We left Tamworth and headed to Bendemeer to take the Oxley Highway to the coast. We probably could’ve pushed it and done it in a day, but there would’ve been tears for sure so we stopped at a free National Parks NSW campground at Tia Falls which is about halfway. So as such Tia saved some tears (not all). It’s just past Walcha (did you just read that as WAL-CHAR, because we were told there is no char, it is pronounced WAL-KAR no need to thank me for setting you right) which seemed a lovely little place. You turn off the highway and drive down 6kms of dirt road and find a fairly dry scrubby sort of spot with 5 gravelly pads on a circuit.
First thing we did was pick the spot we wanted (there was only one other campsite in use). Then I spent 20m minutes trying to get the van in there. It wasn’t until I delicately hugged a short post with front guard that I thought—nahh this thing is not going to fit so we did another circuit and used a slightly less scenic and further away from the toilet spot.
We got the fire going straight away as I was keen to cook a damper scone type thing in the camp oven. So we decided to do the a walk to the other side of the river that the board says takes 60 to 80 minutes while the wood burned down to coals. It was hot and there was a little unevenness in the track but it turns out that the people who timed it didn’t factor in a whinge stop every 5 minutes. And the river was not easily accessible and full of red algae.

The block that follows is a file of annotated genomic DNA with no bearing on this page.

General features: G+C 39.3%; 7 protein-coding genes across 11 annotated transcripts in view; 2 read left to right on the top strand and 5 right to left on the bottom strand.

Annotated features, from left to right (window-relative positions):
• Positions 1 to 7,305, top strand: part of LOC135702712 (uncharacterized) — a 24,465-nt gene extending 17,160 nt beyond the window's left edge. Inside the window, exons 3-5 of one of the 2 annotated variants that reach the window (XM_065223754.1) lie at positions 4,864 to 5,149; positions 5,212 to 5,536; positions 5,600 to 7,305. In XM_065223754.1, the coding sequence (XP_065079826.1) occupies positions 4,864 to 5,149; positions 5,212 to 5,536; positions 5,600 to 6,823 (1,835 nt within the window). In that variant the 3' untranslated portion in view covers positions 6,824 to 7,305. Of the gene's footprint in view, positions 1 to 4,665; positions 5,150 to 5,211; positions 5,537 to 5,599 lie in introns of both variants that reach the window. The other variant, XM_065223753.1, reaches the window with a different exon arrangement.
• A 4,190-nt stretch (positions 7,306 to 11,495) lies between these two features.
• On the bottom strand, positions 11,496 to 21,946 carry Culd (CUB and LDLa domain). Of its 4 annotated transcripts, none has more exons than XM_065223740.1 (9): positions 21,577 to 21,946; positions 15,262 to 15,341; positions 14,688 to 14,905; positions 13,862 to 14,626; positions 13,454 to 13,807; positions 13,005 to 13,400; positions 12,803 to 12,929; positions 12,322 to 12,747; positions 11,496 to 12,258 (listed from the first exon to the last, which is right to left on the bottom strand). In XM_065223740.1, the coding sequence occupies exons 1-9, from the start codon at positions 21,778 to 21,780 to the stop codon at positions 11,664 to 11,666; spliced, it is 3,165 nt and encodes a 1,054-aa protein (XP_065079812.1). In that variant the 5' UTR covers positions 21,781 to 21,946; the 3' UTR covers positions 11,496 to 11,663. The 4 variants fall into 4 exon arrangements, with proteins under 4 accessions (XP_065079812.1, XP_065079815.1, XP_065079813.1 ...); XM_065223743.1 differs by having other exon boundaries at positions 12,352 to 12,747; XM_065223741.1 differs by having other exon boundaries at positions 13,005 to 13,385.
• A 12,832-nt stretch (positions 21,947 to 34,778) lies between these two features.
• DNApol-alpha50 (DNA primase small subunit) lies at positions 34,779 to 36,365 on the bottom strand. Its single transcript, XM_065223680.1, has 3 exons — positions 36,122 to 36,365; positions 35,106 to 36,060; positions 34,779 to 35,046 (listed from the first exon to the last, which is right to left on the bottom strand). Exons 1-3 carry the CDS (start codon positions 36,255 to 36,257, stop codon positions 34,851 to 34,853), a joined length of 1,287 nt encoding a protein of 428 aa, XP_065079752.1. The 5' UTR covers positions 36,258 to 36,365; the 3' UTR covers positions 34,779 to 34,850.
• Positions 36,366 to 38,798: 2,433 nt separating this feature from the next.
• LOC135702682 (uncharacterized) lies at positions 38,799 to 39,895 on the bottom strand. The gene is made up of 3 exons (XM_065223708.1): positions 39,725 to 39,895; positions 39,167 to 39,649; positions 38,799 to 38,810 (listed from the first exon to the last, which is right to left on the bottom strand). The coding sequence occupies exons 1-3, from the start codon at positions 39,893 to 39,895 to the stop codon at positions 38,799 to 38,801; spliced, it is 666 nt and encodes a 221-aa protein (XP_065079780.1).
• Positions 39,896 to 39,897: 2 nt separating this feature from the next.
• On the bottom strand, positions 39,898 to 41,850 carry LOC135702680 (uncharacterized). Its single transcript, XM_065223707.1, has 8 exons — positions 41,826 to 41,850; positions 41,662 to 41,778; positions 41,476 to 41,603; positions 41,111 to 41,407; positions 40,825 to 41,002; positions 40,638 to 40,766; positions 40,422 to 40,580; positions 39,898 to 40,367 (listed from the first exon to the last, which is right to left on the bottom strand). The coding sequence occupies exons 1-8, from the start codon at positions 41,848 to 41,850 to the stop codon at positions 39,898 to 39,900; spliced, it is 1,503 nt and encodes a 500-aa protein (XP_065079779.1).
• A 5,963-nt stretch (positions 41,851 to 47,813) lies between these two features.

We made it back two hours later with all members accounted for and physically unharmed , yet psychologically a little bruised. The fire was ashes so I had to build the coals up again.
We all love a fire so it is always fun to have these overnight stops. And my favourite part of this stop was staying up late chatting with Tim under the stars about constellations and Greek mythology (which he learned about from Percy Jackson).
The flies are a bit irritating but I enjoy the roughness of a bush camp. I encourage my comrades to see it as an opportunity to fully realise their abilities to live simply and off the grid in harmony with nature. Though sometimes old nature is an octave above us and it’s just too hard to harmonise.
Anyway it was not too bad for an overnighter and gave us some spectacular views of the falls even if it wasn’t the most picturesque of campsites. It did have it’s charms and a functioning and not too smelly or moth infested, long drop toilet. And wood to burn.